FROM THE ARCHIVE: Jim Brown for The National

Posted on November 28, 2011

Former Cleveland Browns great Jim Brown poses for a portrait outdoors in “the Jungle” in Los Angeles, California in 1991. (Photo by Brad Mangin)


I just finished another large update to my online archive, uploading 510 new captioned scans form old slides last week. I have a very short attention span, so I hire my good friend Dave Bonilla to make me awesome scans. He sent me this last batch on multiple DVD’s back in May, and I just did not have time to caption the stuff during the baseball season. Being able to add these beautiful 50 megabyte TIFF files to my online archive (powered by PhotoShelter) makes me very proud. I am doing all I can to take control of my images. I ain’t messing around.

One of my favorite subjects that I have had the chance to photograph over the years is now well-represented in my archive. This is a man who NEVER messed around. Today I want to share with you some pictures I shot of legendary NFL Hall-of-Famer Jim Brown 20 years ago.

Former Cleveland Browns great Jim Brown plays chess in his home in Los Angeles, California in 1991. (Photo by Brad Mangin)

One of the great things about being a photojournalist is all the cool people you get to meet and photograph. The best staff job I ever had was during 1990-1991 when I was the Bay Area staffer for The National Sports Daily. Before we went out of business in 18 months I shot the Super Bowl, NBA Finals, and World Series all in one year. I was 25-years-old and living the dream. I also shot several feature stories for the glorious daily paper edited by Frank Deford, and one of my favorites involved spending a day with the greatest running back who ever lived, Jim Brown.

Former Cleveland Browns great Jim Brown poses for a portrait outdoors with former gang members in “the jungle” in Los Angeles, California in 1991. (Photo by Brad Mangin)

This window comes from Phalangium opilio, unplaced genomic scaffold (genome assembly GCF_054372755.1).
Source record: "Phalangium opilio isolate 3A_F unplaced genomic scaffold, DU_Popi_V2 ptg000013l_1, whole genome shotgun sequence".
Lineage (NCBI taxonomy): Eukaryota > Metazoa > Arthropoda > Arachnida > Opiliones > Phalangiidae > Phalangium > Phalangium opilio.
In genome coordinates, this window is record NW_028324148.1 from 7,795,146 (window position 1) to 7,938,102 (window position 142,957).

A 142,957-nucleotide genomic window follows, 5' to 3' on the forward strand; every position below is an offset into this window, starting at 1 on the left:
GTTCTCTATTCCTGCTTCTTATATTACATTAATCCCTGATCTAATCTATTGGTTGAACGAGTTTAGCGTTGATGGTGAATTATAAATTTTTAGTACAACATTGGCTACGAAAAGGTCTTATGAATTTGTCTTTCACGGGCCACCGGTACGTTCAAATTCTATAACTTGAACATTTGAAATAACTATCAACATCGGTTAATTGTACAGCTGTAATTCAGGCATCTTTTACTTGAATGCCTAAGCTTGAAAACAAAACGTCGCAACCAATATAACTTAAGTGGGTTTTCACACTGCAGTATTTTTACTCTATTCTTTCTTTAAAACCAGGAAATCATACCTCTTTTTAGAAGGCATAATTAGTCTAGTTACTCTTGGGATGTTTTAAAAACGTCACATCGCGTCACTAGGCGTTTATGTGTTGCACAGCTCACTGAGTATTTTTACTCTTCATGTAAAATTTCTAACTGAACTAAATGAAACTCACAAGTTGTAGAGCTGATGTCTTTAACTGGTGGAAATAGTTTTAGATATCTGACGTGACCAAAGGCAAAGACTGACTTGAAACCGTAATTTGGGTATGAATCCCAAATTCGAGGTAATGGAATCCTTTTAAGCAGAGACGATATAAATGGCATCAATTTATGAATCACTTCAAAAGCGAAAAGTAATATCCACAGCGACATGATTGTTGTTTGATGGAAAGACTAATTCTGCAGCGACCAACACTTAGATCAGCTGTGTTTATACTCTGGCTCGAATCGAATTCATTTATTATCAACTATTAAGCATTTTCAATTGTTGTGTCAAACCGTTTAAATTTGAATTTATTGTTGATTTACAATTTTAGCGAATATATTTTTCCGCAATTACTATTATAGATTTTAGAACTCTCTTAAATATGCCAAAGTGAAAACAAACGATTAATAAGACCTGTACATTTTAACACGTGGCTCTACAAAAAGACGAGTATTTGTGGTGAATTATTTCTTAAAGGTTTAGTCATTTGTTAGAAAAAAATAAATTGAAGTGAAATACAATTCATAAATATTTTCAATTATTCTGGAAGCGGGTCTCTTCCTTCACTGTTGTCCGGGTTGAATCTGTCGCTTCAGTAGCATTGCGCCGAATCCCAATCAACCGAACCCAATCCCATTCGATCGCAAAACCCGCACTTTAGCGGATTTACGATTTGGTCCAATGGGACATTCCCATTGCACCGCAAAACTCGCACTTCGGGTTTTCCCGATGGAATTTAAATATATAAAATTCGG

Our Los Angeles-based staffer Chris Covatta was on vacation, so I went down south to shoot this awesome assignment. We were doing a big feature on Brown because he had started a new program in 1988 to work with former gang members to improve the quality of their lives by equipping them with life management skills to confidently and successfully contribute to society. Amer-I-Can was an organization that Brown was very proud of and I had a chance to experience a meeting at his house in the Hollywood Hills that included many former Crips and Bloods. Even though Brown’s living room was full of former gang members, the 54-year-old Brown was the baddest cat in the joint. This is why he could relate so well with the young men he invited into his home.

This is the cover of The National Sports Daily featuring our story on Jim Brown on April 26, 1991. (Photo by Brad Mangin)

After spending several hours in his home I wanted to take him somewhere in order to shoot some portraits for the story. Of course this was when we were shooting beautiful Fujichrome RDP and the late-afternoon light was gorgeous on the clear Saturday in February. We hustled down the hill in Brown’s spectacular 1966 Mercedes convertible and headed for “the Jungle” in the Crenshaw district. This was a very sketchy area, but I felt very safe with Brown and his friends as we tried to capture the last of the golden sunshine setting into the Pacific Ocean.

Brown, the former actor, was an amazing subject. He knew how to look the part and donned his signature hat and Delta Force jacket for me. How could I miss? After a few quick images of Brown by himself we did a group photo (see above) with him and some of his most trusted peace makers. All the guys were super cool, and one of them was named “Fruity.”

By the time my day was over I was so excited about my experience. I could not wait to see the film! As I drove down the hill from Brown’s house in my Hertz red Thunderbird (Covatta taught me to always rent a red T-Bird) headed towards my plush hotel room with an ocean view I knew this was an experience that I would never forget. Now, thanks to my archive this day 20 years ago seems like it just happened. The power is in my archive!

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